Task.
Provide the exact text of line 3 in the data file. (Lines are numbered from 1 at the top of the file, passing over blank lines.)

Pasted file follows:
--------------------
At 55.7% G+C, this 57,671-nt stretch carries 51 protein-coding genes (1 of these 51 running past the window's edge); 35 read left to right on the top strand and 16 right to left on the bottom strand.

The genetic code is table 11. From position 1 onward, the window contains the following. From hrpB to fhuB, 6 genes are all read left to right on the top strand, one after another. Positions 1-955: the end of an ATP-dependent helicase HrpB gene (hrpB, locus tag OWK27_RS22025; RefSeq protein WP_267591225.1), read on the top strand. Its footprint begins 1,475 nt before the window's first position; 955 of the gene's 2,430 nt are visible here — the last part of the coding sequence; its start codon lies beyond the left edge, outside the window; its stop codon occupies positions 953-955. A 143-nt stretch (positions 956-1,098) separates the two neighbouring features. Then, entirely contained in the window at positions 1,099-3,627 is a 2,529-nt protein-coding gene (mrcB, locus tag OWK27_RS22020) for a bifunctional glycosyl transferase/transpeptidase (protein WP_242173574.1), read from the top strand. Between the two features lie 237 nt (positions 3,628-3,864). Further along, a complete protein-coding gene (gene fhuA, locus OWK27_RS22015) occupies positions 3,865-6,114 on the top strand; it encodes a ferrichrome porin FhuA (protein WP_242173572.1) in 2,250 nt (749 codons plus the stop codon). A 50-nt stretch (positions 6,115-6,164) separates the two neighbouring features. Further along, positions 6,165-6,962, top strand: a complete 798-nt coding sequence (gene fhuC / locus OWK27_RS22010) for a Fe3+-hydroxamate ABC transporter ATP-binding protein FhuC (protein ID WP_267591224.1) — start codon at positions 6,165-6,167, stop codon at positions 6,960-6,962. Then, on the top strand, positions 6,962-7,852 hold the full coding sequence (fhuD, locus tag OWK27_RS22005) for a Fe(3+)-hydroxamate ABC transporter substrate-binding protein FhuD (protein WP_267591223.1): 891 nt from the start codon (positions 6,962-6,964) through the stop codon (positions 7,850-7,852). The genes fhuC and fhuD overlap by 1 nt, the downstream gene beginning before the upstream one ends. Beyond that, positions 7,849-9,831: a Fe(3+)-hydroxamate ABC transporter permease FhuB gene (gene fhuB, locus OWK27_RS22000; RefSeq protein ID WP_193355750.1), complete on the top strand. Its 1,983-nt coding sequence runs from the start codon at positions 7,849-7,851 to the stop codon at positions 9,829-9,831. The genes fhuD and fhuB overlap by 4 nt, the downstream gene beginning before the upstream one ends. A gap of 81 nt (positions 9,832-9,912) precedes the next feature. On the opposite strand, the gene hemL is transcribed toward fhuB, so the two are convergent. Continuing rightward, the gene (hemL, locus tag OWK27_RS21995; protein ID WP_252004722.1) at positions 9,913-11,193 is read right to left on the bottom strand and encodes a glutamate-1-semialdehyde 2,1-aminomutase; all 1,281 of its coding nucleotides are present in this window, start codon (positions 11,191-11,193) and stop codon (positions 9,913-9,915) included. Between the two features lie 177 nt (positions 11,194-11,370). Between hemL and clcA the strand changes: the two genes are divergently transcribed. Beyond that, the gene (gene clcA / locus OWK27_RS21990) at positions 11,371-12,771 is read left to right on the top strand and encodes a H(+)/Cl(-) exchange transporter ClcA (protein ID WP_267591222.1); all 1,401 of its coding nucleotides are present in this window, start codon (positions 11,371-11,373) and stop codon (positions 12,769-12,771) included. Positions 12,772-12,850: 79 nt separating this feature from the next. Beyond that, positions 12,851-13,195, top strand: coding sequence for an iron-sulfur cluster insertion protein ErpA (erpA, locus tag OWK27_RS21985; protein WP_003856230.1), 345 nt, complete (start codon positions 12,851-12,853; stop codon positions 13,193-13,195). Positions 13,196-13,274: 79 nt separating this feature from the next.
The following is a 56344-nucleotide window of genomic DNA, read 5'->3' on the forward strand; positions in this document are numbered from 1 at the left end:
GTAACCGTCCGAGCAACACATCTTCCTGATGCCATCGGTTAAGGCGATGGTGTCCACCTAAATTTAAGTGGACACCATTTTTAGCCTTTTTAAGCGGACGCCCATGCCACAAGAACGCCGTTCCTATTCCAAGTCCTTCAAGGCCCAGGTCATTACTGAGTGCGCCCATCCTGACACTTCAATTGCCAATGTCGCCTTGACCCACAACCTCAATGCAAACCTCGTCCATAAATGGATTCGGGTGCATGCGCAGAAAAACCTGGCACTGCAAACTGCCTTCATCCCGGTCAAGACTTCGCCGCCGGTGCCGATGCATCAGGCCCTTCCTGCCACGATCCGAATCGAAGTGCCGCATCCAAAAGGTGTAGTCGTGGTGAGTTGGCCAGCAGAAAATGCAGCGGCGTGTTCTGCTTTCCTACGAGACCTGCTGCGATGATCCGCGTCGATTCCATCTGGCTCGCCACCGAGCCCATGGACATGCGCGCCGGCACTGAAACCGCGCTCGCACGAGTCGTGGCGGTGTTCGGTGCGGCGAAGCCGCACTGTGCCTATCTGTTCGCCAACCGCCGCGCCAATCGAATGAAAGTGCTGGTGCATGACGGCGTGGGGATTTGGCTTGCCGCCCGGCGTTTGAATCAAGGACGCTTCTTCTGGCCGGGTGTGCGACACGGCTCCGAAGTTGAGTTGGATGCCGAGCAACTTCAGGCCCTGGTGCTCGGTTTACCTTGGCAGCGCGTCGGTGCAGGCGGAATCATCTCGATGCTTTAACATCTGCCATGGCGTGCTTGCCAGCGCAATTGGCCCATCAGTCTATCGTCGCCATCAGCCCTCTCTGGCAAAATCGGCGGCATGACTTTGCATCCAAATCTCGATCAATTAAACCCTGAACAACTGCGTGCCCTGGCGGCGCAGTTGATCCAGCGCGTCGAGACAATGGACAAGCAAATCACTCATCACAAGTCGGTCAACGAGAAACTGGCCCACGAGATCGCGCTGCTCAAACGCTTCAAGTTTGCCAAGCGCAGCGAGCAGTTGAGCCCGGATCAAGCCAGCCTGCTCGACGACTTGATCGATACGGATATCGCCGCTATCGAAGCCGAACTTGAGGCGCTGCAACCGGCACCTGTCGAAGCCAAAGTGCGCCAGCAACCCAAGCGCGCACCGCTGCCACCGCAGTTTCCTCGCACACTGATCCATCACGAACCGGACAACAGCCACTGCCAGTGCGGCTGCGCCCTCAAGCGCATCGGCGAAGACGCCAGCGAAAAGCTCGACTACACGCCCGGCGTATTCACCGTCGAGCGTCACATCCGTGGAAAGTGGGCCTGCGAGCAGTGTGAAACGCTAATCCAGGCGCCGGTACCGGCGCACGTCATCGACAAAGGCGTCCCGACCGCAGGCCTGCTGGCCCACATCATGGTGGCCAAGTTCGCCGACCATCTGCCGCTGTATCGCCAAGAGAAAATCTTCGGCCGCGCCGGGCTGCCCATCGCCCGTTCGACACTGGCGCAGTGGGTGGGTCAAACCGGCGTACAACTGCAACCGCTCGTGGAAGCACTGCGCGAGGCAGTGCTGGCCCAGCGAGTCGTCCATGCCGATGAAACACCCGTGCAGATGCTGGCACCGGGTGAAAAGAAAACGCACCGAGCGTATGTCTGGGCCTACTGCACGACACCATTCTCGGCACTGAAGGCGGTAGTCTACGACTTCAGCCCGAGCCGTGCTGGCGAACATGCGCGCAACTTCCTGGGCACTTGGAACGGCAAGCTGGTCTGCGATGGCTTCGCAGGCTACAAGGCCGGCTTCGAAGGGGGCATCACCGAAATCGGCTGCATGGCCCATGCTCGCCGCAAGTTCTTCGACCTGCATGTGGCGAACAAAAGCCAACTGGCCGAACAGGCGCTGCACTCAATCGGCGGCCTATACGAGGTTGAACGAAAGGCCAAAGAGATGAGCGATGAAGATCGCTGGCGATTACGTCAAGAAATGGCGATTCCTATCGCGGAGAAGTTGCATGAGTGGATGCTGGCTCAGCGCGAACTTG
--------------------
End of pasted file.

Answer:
The following is a 56344-nucleotide window of genomic DNA, read 5'->3' on the forward strand; positions in this document are numbered from 1 at the left end: